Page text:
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Dissertation Abstract

Servant Leadership and the Effectiveness of Teams

Justin A. Irving
Regent University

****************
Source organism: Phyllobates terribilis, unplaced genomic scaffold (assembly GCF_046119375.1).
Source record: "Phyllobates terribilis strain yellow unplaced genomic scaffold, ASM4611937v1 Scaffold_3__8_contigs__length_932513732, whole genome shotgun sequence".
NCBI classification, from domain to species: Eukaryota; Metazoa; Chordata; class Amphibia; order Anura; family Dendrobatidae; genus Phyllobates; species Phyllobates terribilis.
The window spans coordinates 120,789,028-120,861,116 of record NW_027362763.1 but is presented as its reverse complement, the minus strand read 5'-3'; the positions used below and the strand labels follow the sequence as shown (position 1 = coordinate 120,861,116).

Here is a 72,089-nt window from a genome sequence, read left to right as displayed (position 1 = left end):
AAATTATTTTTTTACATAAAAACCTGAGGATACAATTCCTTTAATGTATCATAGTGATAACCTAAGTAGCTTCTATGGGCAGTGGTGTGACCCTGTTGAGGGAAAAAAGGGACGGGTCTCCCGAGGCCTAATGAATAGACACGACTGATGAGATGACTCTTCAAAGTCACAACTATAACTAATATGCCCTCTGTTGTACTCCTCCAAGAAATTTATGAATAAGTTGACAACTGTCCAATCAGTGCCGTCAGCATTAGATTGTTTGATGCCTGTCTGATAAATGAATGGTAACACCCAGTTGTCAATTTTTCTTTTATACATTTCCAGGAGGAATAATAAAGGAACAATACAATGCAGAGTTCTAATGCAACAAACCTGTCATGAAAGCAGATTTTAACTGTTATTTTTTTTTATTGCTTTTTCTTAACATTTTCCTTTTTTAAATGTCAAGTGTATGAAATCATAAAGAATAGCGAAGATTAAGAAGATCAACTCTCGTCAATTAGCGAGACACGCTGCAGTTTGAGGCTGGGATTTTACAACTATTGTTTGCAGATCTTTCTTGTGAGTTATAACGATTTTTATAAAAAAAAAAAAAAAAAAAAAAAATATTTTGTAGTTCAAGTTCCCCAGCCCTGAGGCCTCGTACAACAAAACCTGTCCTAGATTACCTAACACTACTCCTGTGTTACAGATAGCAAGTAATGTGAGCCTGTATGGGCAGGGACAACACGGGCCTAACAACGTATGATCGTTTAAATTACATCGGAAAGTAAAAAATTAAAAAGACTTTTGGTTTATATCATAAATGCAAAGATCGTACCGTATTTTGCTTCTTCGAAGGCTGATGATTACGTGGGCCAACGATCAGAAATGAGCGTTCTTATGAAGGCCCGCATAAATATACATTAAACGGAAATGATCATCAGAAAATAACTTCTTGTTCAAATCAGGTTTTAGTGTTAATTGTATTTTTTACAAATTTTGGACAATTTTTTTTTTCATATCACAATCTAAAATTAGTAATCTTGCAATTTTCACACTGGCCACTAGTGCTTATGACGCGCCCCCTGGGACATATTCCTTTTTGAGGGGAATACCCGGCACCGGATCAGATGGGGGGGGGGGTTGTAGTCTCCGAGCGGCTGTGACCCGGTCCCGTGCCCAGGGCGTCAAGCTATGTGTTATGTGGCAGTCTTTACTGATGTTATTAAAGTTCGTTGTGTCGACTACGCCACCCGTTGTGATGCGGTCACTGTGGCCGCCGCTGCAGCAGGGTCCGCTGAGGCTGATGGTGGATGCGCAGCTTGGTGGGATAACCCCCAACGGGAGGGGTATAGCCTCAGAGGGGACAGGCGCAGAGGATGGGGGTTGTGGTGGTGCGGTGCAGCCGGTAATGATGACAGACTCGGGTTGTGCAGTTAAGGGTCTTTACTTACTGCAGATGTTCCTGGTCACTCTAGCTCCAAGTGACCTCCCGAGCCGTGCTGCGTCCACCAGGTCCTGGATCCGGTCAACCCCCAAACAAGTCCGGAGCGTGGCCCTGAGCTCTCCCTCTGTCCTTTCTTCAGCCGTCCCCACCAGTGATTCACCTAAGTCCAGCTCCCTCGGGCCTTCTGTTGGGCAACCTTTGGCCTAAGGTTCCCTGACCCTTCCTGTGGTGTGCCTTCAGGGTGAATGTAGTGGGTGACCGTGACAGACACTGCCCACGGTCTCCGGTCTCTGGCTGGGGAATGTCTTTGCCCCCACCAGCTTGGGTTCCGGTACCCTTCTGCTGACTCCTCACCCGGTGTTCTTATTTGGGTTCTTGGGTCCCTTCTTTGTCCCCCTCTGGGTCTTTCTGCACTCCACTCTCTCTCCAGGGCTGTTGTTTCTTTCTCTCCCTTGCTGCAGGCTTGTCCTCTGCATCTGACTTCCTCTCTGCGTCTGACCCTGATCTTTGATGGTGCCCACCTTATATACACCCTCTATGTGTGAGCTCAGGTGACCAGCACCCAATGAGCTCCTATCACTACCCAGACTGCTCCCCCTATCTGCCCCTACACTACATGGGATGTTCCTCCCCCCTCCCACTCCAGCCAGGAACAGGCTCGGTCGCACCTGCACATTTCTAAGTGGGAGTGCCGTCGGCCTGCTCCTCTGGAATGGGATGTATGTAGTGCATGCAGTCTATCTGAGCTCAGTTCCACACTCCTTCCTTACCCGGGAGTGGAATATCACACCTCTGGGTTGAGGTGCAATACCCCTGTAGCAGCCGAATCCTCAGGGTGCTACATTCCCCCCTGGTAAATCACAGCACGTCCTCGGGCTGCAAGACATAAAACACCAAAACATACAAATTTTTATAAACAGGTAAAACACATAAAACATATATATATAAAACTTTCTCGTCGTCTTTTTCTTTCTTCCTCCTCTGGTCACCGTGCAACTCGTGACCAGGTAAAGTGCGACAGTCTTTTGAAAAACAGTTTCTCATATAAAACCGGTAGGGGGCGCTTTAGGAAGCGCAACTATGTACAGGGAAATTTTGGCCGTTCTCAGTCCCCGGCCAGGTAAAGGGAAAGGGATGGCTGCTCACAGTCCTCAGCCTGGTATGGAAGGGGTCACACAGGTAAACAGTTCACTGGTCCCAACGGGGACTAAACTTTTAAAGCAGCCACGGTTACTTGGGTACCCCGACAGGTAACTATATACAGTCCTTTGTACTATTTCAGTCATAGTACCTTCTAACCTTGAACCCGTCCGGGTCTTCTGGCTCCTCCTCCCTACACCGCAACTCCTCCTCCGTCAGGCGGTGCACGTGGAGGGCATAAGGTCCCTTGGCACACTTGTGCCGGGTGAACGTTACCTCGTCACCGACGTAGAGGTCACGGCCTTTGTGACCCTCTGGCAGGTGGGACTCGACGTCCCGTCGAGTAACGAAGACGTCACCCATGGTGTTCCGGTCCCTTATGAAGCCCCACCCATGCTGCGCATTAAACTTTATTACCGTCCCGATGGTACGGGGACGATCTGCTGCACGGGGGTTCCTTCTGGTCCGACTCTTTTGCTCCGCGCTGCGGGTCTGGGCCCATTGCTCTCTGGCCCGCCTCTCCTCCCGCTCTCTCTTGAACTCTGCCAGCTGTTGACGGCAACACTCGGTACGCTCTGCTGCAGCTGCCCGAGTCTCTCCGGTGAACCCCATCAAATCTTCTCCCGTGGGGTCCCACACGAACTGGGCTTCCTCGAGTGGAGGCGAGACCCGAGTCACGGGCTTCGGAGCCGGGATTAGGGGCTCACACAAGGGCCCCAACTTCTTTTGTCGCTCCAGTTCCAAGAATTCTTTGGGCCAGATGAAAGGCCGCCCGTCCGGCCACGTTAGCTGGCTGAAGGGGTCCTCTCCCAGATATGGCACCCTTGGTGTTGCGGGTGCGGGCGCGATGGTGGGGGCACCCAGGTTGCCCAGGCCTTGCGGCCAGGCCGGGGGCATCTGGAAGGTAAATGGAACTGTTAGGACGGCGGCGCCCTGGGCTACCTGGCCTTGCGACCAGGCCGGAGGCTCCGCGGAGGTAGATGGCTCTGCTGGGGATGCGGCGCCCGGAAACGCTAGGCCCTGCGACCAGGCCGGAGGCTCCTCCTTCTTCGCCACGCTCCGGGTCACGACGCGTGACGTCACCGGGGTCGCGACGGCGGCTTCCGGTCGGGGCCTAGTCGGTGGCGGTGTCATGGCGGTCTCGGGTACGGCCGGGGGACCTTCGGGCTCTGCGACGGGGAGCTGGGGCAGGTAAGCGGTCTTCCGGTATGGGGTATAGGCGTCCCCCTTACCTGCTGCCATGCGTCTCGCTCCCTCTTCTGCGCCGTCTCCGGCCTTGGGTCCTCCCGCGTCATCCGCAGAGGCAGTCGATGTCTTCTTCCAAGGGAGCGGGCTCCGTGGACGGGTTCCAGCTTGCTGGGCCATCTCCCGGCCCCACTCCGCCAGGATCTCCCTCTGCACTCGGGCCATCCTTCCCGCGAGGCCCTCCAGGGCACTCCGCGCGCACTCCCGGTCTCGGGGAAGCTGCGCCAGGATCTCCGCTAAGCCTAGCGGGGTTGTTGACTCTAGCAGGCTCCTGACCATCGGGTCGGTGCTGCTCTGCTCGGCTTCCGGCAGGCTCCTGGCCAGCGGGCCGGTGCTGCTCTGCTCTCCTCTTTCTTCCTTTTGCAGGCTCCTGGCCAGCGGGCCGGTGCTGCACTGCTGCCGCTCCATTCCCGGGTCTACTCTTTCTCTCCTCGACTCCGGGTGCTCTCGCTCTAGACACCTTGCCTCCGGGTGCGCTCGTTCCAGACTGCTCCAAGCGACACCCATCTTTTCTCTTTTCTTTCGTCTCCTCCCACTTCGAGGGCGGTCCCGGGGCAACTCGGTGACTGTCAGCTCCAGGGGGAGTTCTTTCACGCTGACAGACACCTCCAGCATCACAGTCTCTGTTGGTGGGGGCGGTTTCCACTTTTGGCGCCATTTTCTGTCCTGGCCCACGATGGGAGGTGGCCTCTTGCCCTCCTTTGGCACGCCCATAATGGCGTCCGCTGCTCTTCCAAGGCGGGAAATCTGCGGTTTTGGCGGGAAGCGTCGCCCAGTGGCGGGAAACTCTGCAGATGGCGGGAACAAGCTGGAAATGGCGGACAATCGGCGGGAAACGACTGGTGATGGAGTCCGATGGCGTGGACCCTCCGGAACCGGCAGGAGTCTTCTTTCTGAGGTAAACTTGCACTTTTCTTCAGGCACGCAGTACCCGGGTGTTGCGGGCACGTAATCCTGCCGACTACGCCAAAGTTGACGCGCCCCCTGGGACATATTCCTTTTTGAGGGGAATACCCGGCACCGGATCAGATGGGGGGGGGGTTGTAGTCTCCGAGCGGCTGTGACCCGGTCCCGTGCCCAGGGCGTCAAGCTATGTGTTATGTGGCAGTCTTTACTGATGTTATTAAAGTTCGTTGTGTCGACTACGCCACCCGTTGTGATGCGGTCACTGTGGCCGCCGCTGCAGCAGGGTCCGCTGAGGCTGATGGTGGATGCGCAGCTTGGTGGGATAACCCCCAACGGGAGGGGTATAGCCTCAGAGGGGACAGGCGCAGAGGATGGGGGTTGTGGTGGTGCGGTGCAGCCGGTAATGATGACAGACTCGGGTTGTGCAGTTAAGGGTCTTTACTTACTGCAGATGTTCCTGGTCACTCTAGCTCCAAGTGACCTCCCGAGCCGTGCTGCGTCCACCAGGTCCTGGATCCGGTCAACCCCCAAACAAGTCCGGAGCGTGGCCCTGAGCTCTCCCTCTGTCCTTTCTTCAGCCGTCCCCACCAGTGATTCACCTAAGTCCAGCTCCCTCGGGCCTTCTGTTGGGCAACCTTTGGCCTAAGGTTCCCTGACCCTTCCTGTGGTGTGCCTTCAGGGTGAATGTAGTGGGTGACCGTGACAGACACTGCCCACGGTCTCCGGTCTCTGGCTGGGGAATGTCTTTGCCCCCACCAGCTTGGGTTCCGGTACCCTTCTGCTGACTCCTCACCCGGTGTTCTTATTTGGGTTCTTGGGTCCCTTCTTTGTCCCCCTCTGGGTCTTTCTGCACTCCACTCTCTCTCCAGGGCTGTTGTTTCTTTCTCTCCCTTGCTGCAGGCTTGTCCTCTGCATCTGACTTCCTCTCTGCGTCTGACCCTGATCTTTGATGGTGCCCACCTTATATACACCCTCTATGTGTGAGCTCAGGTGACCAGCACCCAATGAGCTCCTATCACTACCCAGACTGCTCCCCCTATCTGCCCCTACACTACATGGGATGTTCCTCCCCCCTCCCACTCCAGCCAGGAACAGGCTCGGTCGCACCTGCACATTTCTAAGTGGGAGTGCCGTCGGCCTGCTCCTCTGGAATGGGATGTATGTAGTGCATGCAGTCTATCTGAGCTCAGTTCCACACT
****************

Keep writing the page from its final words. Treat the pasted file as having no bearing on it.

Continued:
The purpose of this study was to investigate the relationship between servant leadership and the effectiveness of teams. While Greenleaf's (1977) seminal work on servant leadership has led to a growing body of literature surrounding the construct, up to this point, very little has been done to investigate what effect servant leadership behaviors have on the effectiveness of teams. In light of this void in the literature, the present study sought to answer the research question: “ Is there a relationship between servant leadership and team effectiveness?” by conducting an empirical study in a U.S. division of an international nonprofit organization. The data collected were gathered using three instruments: (a) The Organizational Leadership Assessment (Laub, 1999); (b) The Servant Leadership Assessment Instrument (Dennis, 2004); and (c) The Team Effectiveness Questionnaire (Larson & LaFasto, 2001). These instruments provided data around the following variables: (a) servant leadership at the organizational level; (b) job satisfaction at the individual participant level; (c) team effectiveness at the team level; and the servant leadership variables of (d) love, (e) empowerment, (f) vision, (g) humility, and (h) trust at the individual leader level. Pearson r correlation analyses were used to examine the relationship between team effectiveness and the other variables associated with servant leadership and job satisfaction. A statistically significant and positive correlation was found for each of the variables associated with servant leadership and job satisfaction when analyzed in reference to team effectiveness.